Ethanol and Biofuels Drive Conversation at Farm Progress Show
During the Farm Progress Show, Congresswoman Nikki Budzinski (D-13) stood alongside farmers and biofuels experts to confirm ethanol’s role in lowering carbon and supporting rural economies.
The Congresswoman joined a panel of five industry representatives, including leadership from the National and Illinois Corn Growers Associations. The panel discussed the Next Generation Fuels Act, which Budzinski is one of 33 co-sponsors.
“I think all of us need to be advocates and tell the story of the importance of biofuels and the Next Generation Fuels Act in particular,” said Budzinski.
The Next Generation Fuels Act was reintroduced in the House and Senate in the spring and was originally introduced by former Congresswoman Cheri Bustos in the last session.The bill sets a low-carbon, high octane fuel standard and allows auto manufacturers to create vehicles that optimize performance.
IL Corn Growers Association President Matt Rush and National Corn Growers Association First Vice President Harold Wolle were two panelists for the event. Rush pointed to the legislation as a pathway to grow the ethanol industry and combat electric vehicle proposals from the Environmental Protection Agency (EPA) and the National Highway Transportation Safety Administration (NHTSA).
“If you are wanting to create a change in the environment, corn is the way to do it,” said Rush. “We have corn available right now, we have ethanol available right now that would take an impact and make the climate better.
At the Farm Progress Show, ICGA asked its members to submit comments to the docket in a new Call to Action (C2A) titled, “NHTSA is on a one-way route to an EV future”. The NHTSA proposal compliments the EPA’s tailpipe emissions proposal and would require an industry fleet-wide average of approximately 58 miles per gallon for cars and light duty trucks by model year 2032. It also includes a 10 percent increase in fuel efficiency for heavy-duty trucks and vans year over year.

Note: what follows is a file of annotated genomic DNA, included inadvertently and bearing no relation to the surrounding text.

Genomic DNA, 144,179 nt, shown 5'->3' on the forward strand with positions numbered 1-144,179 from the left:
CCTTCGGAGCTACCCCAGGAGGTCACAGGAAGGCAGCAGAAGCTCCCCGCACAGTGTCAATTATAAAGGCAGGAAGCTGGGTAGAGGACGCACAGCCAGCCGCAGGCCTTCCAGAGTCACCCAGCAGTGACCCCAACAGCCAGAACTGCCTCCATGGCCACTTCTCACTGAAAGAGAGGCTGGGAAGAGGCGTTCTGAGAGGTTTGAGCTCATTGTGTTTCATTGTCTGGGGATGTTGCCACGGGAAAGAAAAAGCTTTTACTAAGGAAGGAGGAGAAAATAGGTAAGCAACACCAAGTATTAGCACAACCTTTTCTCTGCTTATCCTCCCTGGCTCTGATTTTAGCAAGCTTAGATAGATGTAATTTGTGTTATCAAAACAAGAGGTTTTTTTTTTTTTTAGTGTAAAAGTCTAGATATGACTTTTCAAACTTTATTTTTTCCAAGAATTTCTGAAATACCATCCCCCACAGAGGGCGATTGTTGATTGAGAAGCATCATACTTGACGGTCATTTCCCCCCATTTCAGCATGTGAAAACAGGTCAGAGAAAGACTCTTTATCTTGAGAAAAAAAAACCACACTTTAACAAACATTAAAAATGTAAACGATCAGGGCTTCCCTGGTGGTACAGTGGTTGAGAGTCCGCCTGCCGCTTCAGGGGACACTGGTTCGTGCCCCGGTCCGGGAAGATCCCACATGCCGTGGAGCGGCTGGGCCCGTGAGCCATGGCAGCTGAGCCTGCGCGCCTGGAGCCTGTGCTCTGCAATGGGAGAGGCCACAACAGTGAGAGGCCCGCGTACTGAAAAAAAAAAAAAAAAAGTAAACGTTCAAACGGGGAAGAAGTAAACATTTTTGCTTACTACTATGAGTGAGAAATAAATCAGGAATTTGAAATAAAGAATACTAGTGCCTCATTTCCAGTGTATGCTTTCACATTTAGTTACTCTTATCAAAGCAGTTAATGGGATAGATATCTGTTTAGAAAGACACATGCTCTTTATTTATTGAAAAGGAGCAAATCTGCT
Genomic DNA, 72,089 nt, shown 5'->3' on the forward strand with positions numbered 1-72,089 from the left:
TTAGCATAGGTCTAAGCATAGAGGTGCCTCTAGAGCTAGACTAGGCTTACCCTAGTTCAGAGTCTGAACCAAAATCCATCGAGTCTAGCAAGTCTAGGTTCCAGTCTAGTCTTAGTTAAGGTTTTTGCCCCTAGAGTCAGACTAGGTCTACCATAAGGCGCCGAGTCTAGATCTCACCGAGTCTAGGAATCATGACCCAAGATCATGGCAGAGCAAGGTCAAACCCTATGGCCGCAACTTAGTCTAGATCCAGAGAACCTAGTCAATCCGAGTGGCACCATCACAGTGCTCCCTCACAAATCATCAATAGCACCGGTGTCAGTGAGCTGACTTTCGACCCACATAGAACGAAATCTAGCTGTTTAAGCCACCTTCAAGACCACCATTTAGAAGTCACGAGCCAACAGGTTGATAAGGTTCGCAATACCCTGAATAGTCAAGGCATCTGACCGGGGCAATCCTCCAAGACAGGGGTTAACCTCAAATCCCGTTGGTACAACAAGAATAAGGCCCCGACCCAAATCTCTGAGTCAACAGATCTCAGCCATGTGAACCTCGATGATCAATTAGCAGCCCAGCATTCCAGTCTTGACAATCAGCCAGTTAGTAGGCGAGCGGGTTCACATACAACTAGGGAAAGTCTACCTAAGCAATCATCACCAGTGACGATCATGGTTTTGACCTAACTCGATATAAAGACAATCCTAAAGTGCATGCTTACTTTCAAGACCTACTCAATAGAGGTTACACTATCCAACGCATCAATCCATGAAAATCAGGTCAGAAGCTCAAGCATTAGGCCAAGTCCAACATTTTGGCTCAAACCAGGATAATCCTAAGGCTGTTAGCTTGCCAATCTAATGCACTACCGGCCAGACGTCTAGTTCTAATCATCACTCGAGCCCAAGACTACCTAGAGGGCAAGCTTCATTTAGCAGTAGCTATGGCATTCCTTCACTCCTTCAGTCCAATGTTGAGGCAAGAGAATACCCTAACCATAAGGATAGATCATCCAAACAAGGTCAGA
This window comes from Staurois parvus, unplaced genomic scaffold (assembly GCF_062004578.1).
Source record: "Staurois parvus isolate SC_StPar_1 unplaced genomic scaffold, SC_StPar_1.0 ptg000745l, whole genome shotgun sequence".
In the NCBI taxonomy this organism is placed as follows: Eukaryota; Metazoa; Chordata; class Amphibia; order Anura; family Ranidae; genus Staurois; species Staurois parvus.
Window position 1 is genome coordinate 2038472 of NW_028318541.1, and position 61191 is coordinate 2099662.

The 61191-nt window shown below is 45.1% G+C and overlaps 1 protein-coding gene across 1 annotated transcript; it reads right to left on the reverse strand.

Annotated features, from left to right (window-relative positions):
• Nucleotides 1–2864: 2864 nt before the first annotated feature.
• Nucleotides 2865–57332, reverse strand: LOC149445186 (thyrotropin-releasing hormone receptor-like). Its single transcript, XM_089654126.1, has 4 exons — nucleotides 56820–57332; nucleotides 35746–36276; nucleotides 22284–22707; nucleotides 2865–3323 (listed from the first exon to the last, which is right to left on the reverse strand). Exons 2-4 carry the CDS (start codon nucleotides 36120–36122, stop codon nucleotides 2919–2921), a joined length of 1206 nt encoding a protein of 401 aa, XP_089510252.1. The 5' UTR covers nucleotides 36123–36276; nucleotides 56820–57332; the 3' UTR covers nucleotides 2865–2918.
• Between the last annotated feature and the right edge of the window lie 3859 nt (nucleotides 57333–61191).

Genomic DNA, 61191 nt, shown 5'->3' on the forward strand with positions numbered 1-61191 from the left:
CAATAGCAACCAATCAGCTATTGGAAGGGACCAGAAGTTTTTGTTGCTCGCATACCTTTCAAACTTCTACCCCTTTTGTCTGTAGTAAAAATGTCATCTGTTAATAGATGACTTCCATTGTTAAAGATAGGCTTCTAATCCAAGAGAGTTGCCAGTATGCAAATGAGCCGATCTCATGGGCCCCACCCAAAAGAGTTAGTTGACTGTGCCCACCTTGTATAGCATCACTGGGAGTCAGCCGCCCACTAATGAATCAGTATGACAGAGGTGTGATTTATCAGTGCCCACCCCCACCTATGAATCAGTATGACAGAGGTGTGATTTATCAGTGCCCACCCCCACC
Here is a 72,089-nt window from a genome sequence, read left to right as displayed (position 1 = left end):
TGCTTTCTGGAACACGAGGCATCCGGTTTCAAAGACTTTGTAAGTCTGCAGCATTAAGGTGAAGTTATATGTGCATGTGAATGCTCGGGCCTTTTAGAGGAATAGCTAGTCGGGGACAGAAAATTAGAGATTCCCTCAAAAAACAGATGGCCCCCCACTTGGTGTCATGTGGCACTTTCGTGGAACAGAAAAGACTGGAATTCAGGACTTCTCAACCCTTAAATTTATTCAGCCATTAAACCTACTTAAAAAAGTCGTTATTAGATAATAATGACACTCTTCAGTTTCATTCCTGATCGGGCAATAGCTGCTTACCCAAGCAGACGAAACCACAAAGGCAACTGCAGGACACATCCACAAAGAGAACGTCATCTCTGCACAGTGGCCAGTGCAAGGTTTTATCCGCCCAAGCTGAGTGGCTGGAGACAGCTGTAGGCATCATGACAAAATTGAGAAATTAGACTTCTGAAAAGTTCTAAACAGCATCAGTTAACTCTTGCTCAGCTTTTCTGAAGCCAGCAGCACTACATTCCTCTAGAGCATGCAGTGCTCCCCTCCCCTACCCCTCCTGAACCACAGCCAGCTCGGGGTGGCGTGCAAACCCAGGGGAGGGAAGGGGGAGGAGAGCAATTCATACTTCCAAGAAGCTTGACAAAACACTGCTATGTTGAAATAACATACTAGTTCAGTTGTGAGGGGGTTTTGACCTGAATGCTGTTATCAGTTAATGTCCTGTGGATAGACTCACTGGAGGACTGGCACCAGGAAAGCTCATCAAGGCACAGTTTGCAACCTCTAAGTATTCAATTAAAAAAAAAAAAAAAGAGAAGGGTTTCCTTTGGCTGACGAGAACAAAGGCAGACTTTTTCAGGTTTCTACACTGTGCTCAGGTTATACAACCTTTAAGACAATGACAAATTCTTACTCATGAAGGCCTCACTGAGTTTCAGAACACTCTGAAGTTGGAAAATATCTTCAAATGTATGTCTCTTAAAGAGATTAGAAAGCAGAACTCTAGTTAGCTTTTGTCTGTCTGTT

The C2A asks farmers to share the negative impact the Department of Transportation’s proposal would have on their family farms. ICGA continues to point to the bipartisan bill as a way to confront the administration’s roadblocks.
Budzinski, outspoken about her support for the biofuels industry, said the act has numerous benefits. “I often refer to it as a win, win, win,” said Budzinski. “You know, it's a win for family farmers. It's a win because it also reduces our carbon footprint. And it also is, and I'm sure we all notice, it helps to save money at the gas pump for consumers.”
At the National level, Wolle said NCGA is working alongside state corn organizations to ensure the bill and the industry is well supported in this congress. “Our number one priority is going to be pushing the Next Generation Fuels Act,” said Wolle. “I think how we advance that is by getting more co-sponsors on the bill…I'm proud to say Illinois has the most co-sponsors on the Next Generation Fuels Act.”
A bipartisan bill since its initial introduction, Budzinski and Rush both agreed the collaboration makes the bill unique and gives it a future.“I would say one of the things that makes me optimistic is that it's bipartisan. You have both Democrats and Republicans supporting biofuels,” said Budzinski.
“We're just blessed to live in a state where we have a bipartisan support for the American farmer,” said Rush.